As with most community-based surveys of MSM, our findings are based on a convenience sample, limiting the potential to generalise to the population as a whole. However, the participants were recruited widely from social media and dating apps to reach a broad sample and the repeat design provides some confidence in the equivalence of samples for tracking changes over time. Data were collected from across the UK and the distribution across the four nations is broadly equivalent to the distribution of the general population.26
Compared to our 2017 survey, we broadened the eligibility criteria to include gender-diverse people and collect data from groups that have been under-represented in sexual health research.12 We did not, however, recruit enough participants to explore these groups in any detail. As with all cross-sectional surveys, the data do not provide evidence of a causal link between sexual behaviour and service use.
This study provides vital intelligence to support public health messaging, future public health planning and efforts to mitigate against risks to health during and after the COVID-19 response,27 including potential inequalities in access to sexual healthcare among minority ethnic people. The findings will inform the interpretation of routine surveillance data over the course of the pandemic by providing insight on underlying sexual health behaviour and need. They will aid preparation for a potential ‘rebound’ in sexual risk behaviour when social distancing measures end, any rapid increase in infection transmission, outbreaks and pressure on services, including provision for those who may have delayed seeking healthcare.
The data reported here are from the first of three waves of cross-sectional surveys that will track sexual behaviour, service use and unmet need across time. Further work is needed to explore intersectionality and how social restrictions may undermine personal well-being and mental health among groups experiencing discrimination or disadvantage. Future research is also needed to understand the sexual health needs of transgender and gender-diverse people in the UK, and to explore whether meeting sex partners from outside one’s household has impacted transmission of COVID-19.
Reduced service provision in the 3 months following the first UK national lockdown was not associated with increased unmet need for STI testing among men who have sex with men (MSM).
MSM in the UK continued to report sexual behaviour during this time, putting them at risk for HIV and STI transmission.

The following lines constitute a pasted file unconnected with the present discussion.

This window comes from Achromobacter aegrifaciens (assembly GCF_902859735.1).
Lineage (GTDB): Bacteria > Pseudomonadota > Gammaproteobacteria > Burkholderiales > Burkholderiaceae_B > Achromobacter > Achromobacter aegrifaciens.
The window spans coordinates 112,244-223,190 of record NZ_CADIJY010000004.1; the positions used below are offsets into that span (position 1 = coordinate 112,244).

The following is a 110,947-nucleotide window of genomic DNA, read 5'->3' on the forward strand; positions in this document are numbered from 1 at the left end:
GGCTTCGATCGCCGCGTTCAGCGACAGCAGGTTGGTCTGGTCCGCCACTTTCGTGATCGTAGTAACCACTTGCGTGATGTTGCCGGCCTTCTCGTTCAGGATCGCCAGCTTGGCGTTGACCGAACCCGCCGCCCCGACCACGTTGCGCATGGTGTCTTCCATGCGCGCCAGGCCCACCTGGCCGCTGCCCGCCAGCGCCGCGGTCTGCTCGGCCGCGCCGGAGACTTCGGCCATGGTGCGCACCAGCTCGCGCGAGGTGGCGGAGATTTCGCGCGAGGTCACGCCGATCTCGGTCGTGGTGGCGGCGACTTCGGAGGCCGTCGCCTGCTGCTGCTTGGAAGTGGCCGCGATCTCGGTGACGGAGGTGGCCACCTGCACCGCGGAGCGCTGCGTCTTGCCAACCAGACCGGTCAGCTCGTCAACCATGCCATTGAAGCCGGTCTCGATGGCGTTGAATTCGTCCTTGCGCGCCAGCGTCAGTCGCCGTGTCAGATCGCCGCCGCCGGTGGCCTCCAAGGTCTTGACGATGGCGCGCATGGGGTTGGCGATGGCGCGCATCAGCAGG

Potential inequalities in access to STI testing during lockdown were found among black and Asian MSM and those living with HIV.
Data availability statement
Data are available upon reasonable request.
Patient consent for publication
The UCL Research Ethics Committee approved the 2020 study (Ref: 9155/001). The London School of Hygiene and Tropical Medicine Observational/Interventions Research Ethics Committee approved the 2017 study (Ref: 11999).
The authors thank all the participants involved in this study. We acknowledge members of the National Institute for Health Research Health Protection Research Unit (NIHR HPRU) in Blood Borne and Sexually Transmitted Infections (BBSTI) Steering Committee: Professor Caroline Sabin (HPRU Director), Dr John Saunders (PHE Lead), Professor Catherine Mercer, Professor Gwenda Hughes, Professor Greta Rait, Dr Ruth Simmons, Professor William Rosenberg, Dr Tamyo Mbisa, Professor Rosalind Raine, Dr Sema Mandal, Dr Rosamund Yu, Dr Samreen Ijaz, Dr Fabiana Lorencatto, Dr Rachel Hunter, Dr Kirsty Foster and Dr Mamooma Tahir. The authors would like to thank Takudzwa Mukiwa and Ross Purves from Terrence Higgins Trust for their help with participant recruitment.
Handling editor Jason J Ong
Twitter @saunders_j, @sonaliwl, @sigmaresearch1
Contributors AH set up the 2020 study, managed by GH, CHM and JMS. AH coordinated and managed the implementation of the survey, with support from GH, CHM, DR and JMS. IK undertook the literature review and AH undertook data analyses. SW and DR set up the 2017 study, managed by PW, GH and CHM. SW coordinated and managed the implementation of the study, with support from PW, GH and CHM. CHM, GW and JMS secured funding from the NIHR HPRU in BBSTI at University College London in partnership with Public Health England. All authors contributed to the drafting of the paper and approved the final version.
Funding The research was funded by the National Institute for Health Research Health Protection Research Unit (NIHR HPRU) in Blood Borne and Sexually Transmitted Infections at University College London in partnership with Public Health England. The views expressed are those of the authors and not necessarily those of the NIHR, the Department of Health and Social Care or Public Health England.
Competing interests None declared.
Provenance and peer review Not commissioned; externally peer reviewed.